Villa Caprice , a thriller by Bernard Stora, 1h43
Gilles Fontaine (Patrick Bruel), a corrupt businessman, asks Luc Germon, one of the best lawyers in France (Niels Arestrup), to defend him. Inspired by the suicide, in 2013, of Olivier Metzner, a famous lawyer, Bernard Stora confronts two established personalities who will have to get along. Thomas Hardmeier’s photography is as beautiful as the pages of a decoration magazine – the Villa Caprice is sumptuous under the hot Var sun -, but the director who had amazed us with Le Grand Charles misses his subject. His “psychological thriller»Precisely lack of psychology and finesse. Fontaine and Germon play cat and mouse, but without surprising them. Bernard Stora relies on a scenario that is far too fragile and a random setting. The actors, who do not have to be ashamed of their performance, seem to be left to their fate and their verbal games lack spice.
Little mom , a drama by Céline Sciamma, 1h12
After a chaste and lesbian remake of The Piano Lesson( Portrait of the girl on fire), Céline Sciamma returns, strong of the precedent Tomboy, to a film at the height of a child withLittle mom . It all starts in the empty room of an Ehpad. Nelly, 8, has just lost her grandmother. She accompanies her parents to empty the house of the deceased. One morning, his mother leaves without explanation (sadness? Lazy?). Nelly stays with her father and especially her new friend, who is called Marion like her mother, a little girl she met in the woods. Nelly and Marion build a cabin, invite each other to have a snack, play together and the spectator understands that Nelly is making friends with her mother child. Nice idea which Sciamma does not do much, making her two young performers carry the weight of emotion without giving them much to grind. It’s no longer minimalism, it’s minusculism. Note that the house, custom-made in the studio, is sinister, soulless, and seems never to have been inhabited by an old lady.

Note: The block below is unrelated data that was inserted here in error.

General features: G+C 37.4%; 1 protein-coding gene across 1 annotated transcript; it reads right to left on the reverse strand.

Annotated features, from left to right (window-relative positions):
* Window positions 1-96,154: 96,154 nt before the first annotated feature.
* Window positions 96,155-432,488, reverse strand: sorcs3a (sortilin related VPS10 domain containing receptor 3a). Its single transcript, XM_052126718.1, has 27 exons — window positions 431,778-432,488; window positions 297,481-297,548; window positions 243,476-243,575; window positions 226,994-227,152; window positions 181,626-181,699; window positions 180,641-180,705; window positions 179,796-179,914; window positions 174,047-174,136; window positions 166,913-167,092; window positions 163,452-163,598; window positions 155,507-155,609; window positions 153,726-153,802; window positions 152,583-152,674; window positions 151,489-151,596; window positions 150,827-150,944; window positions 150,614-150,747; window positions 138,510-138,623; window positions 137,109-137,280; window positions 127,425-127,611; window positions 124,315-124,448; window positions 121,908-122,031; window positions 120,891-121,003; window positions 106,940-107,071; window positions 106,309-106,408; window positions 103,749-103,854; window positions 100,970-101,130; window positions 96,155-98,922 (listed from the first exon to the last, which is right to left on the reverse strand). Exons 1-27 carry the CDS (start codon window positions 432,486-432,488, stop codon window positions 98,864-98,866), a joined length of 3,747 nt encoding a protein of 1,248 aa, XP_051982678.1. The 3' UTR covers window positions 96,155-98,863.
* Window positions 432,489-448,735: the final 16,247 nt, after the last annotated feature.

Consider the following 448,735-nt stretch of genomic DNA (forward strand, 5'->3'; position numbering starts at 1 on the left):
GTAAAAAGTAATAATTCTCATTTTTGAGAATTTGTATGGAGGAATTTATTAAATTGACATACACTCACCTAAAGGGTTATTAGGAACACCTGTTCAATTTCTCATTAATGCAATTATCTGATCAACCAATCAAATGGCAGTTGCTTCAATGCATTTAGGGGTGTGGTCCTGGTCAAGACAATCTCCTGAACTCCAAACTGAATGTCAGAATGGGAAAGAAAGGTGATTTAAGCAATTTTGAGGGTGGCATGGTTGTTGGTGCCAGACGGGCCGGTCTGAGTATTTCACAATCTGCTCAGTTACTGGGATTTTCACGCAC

Suzanna Andler , a drama by Benoît Jacquot, 1h31
Benoît Jacquot wanted for a long time to make a film after Suzanna Andler, a piece published in May 1968 that Marguerite Duras did not care about. He saw ” rooted boulevard“. “Phaedra on the coast” or “Andromache on vacationWould have made a good headline. Fans of Duras will love Charlotte Gainsbourg, chic and sad in her fur coat and seaside villa. Joined by her young lover, Michel (Niels Schneider), the wife and mother often looks out the window. She suffers, she doubts and we are completely bored.Suzanna Andlerhas at least one merit, that of making us want to dive back intoVirginie Q., by Marguerite Duraille (Balland), priceless pastiche of Patrick Rambaud whose pleasure to reproduce a few sentences cannot be resisted: “They are silent. They don’t talk to each other. He didn’t say anything to her. She, she is distracted as she is silent. He is cold. Her lips are chapped. She looks around, and she already sees the yellow light of the Friends Bar. There was only that to see, in the dark, that light.“Great art.